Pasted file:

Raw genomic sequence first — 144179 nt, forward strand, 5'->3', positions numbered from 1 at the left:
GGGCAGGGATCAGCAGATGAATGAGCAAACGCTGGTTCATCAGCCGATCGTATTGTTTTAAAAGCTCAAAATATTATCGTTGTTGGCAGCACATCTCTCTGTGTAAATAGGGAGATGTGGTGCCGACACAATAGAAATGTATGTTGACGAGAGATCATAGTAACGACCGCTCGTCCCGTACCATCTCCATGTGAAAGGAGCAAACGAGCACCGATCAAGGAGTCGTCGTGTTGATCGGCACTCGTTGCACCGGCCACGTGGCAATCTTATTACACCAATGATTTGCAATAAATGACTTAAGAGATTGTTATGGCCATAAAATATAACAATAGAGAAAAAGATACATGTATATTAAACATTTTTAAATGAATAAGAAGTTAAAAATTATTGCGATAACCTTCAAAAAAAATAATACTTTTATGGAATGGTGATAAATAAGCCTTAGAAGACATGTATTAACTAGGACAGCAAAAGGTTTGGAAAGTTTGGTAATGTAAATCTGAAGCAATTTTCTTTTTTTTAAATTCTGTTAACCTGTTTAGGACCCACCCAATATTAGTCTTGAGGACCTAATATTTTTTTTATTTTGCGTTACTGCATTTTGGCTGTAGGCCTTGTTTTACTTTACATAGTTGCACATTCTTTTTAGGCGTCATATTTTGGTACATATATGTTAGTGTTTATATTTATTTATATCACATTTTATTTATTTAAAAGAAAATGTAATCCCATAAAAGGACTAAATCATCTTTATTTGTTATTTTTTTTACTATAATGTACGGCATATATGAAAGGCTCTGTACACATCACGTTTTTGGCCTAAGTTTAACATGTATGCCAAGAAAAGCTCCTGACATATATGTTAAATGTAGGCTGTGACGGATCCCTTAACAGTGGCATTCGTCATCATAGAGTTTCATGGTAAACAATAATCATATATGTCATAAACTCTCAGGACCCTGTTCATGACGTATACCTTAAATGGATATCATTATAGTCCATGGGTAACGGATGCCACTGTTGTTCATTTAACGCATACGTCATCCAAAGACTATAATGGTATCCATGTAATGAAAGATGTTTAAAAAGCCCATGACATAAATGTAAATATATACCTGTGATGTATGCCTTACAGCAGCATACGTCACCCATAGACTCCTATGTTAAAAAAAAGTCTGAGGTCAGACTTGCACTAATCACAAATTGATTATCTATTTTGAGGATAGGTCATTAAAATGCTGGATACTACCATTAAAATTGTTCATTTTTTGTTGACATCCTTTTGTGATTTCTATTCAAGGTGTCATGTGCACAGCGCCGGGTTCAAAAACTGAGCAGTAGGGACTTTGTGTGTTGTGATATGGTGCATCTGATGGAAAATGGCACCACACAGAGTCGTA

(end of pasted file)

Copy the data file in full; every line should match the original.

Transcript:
Raw genomic sequence first — 144179 nt, forward strand, 5'->3', positions numbered from 1 at the left:
GGGCAGGGATCAGCAGATGAATGAGCAAACGCTGGTTCATCAGCCGATCGTATTGTTTTAAAAGCTCAAAATATTATCGTTGTTGGCAGCACATCTCTCTGTGTAAATAGGGAGATGTGGTGCCGACACAATAGAAATGTATGTTGACGAGAGATCATAGTAACGACCGCTCGTCCCGTACCATCTCCATGTGAAAGGAGCAAACGAGCACCGATCAAGGAGTCGTCGTGTTGATCGGCACTCGTTGCACCGGCCACGTGGCAATCTTATTACACCAATGATTTGCAATAAATGACTTAAGAGATTGTTATGGCCATAAAATATAACAATAGAGAAAAAGATACATGTATATTAAACATTTTTAAATGAATAAGAAGTTAAAAATTATTGCGATAACCTTCAAAAAAAATAATACTTTTATGGAATGGTGATAAATAAGCCTTAGAAGACATGTATTAACTAGGACAGCAAAAGGTTTGGAAAGTTTGGTAATGTAAATCTGAAGCAATTTTCTTTTTTTTAAATTCTGTTAACCTGTTTAGGACCCACCCAATATTAGTCTTGAGGACCTAATATTTTTTTTATTTTGCGTTACTGCATTTTGGCTGTAGGCCTTGTTTTACTTTACATAGTTGCACATTCTTTTTAGGCGTCATATTTTGGTACATATATGTTAGTGTTTATATTTATTTATATCACATTTTATTTATTTAAAAGAAAATGTAATCCCATAAAAGGACTAAATCATCTTTATTTGTTATTTTTTTTACTATAATGTACGGCATATATGAAAGGCTCTGTACACATCACGTTTTTGGCCTAAGTTTAACATGTATGCCAAGAAAAGCTCCTGACATATATGTTAAATGTAGGCTGTGACGGATCCCTTAACAGTGGCATTCGTCATCATAGAGTTTCATGGTAAACAATAATCATATATGTCATAAACTCTCAGGACCCTGTTCATGACGTATACCTTAAATGGATATCATTATAGTCCATGGGTAACGGATGCCACTGTTGTTCATTTAACGCATACGTCATCCAAAGACTATAATGGTATCCATGTAATGAAAGATGTTTAAAAAGCCCATGACATAAATGTAAATATATACCTGTGATGTATGCCTTACAGCAGCATACGTCACCCATAGACTCCTATGTTAAAAAAAAGTCTGAGGTCAGACTTGCACTAATCACAAATTGATTATCTATTTTGAGGATAGGTCATTAAAATGCTGGATACTACCATTAAAATTGTTCATTTTTTGTTGACATCCTTTTGTGATTTCTATTCAAGGTGTCATGTGCACAGCGCCGGGTTCAAAAACTGAGCAGTAGGGACTTTGTGTGTTGTGATATGGTGCATCTGATGGAAAATGGCACCACACAGAGTCGTA